The dedication began on the day, and at very near the hour, that the Civil War battle commenced, on the ground where it occurred. The panels commemorating the fight are in a small, carefully manicured park just off St. Rd. JJ about 7/10 mile south of its intersection with St. Rd. Z at Calwood.
A narrative panel was unveiled by the donor family of the late Ray Liddle. A panel of maps in part honoring late local heritage leaders Mark K. Douglas and Allen L. Conner was unveiled by the Conner and Douglas familes; it was funded by Bill and Genevieve Conner, Allen's parents.
Hollrah was flanked by a display of U.S. and Civil War colors and in the background were more than a dozen uniformed color guard and honor guard consisting of members and friends of the Elijah Gates Camp of the Sons of Confederate Veterans, with delegates of the Col. Joseph C. Porter SCV.
Porter was the leader of Confederate troops ultimately overwhelmed by the superior numbers - and artillery - of Union commander Col. Odon Guitar. Hollrah recounted how after the desperate four-hour battle of dismounted cavalry in country then heavily timbered, the surviving Rebels fled. Exhausted by fighting in the summer heat, the Federals did not pursue.
They removed their dead and wounded from the field for burial or medical attention, while the Confederate casualties were left to the clemency of neighbors. There were reports some fell from trees where they had hidden to avoid capture. It appears that some were treated at nearby Old Auxvasse Presbyterian Church, as well as in local homes. About two dozen are buried in a common unmarked grave in Calwood; three unknowns are interred at Fulton's Hillcrest Cemetery.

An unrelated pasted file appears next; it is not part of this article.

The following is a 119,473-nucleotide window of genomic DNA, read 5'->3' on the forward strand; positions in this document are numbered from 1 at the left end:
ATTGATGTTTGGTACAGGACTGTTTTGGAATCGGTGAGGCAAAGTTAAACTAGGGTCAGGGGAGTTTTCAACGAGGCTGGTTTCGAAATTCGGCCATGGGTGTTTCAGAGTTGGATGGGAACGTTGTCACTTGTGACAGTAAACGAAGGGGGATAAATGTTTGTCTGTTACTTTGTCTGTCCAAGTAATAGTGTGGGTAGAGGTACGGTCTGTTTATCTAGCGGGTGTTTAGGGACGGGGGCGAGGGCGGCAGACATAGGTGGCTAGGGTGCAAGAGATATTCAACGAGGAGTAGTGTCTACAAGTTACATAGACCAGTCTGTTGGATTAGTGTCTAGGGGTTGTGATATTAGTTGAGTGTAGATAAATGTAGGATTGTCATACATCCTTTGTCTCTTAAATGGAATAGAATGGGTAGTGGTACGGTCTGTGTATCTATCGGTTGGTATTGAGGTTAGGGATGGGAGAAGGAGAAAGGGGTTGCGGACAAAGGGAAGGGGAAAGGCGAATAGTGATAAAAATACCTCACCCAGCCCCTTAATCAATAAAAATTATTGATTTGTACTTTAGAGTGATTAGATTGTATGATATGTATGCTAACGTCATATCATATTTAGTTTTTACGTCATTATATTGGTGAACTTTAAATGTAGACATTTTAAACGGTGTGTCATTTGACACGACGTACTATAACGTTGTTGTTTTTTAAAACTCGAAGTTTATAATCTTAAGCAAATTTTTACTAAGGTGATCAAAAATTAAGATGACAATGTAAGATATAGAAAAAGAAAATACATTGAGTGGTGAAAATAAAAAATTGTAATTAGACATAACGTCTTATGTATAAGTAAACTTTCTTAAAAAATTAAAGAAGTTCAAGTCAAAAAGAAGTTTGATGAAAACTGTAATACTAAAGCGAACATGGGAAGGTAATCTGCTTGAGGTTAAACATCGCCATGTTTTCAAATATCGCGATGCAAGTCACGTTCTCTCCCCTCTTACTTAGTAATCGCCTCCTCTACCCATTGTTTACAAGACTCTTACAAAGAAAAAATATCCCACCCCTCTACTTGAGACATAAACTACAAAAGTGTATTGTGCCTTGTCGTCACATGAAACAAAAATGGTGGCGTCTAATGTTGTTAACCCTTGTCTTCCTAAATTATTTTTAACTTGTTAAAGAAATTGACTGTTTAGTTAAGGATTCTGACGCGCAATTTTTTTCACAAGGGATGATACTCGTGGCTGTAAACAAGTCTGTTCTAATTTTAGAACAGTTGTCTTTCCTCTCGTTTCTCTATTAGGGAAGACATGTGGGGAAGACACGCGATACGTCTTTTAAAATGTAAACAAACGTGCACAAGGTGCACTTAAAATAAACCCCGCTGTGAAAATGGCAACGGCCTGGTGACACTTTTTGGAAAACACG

The event was emceed by Joe D. Holt, co-chair of Kingdom of Callaway Civil War Heritage, sponsor of the Gray Ghosts Trail in Callaway County. Also appearing was Gregory Wolk, president of Missouri's Civil War Heritage Foundation, Inc., overall sponsor of both the Gray Ghosts and U.S. Grant Trails driving tours. Wolk outlined the events of Colonel Porter's long recruiting campaign throughout northeast Missouri that included the Battle of Moore's Mill.
The final event was the Union execution of ten of Porter's recruits in reprisal for the capture and presumed killing of a Union man. The "Palmyra Massacre" is a reminder of how important it is to investigate clearly all aspects of the war of brother against brother in Missouri, Wolk said.
Old Auxvasse-Nine Mile Presbyterian Pastor Jim Cruickshank delivered an invocation emphasizing the importance of recalling the sacrifices of principled ancestors. Elijah Gates Gates Camp SCV Commander and Chaplain Noel Crowson spoke of the heritage contributions of Allen Conner and Mark Douglas, and of how fitting it is their works are recalled on one of the panels. Western District Commissioner Doc Kritzer read a commissioners' resolution proclaiming the day "an appropriate occasion for all our citizens not only to learn and reflect upon the sacrifices of our principled forebears, wearing both Blue and Gray during the 1861-1865 conflict, including this terrible battle, but of our ancestors' determination to join once again as one American people in the years afterward."
After the ceremony, more than one hundred gathered at a freewill-offering homestyle dinner at Old Auxvasse Presbyterian Church served by church volunteers and the Reuben Hollingsworth Bullard Chapter of the United Daughters of the Confederacy.
Pastor Cruickshank recounted some of the Old Auxvasse history, including Civil War burial information provided by cemetery association secretary Sharon Pierson. Many visitors toured the church's historic 1828 cemetery, also marked by an interpretive panel on the Gray Ghosts Trail.
For more information on the Gray Ghosts Trail in Callaway County, consult the Web site www.callawaycivilwar.org/ .
Photos from the Event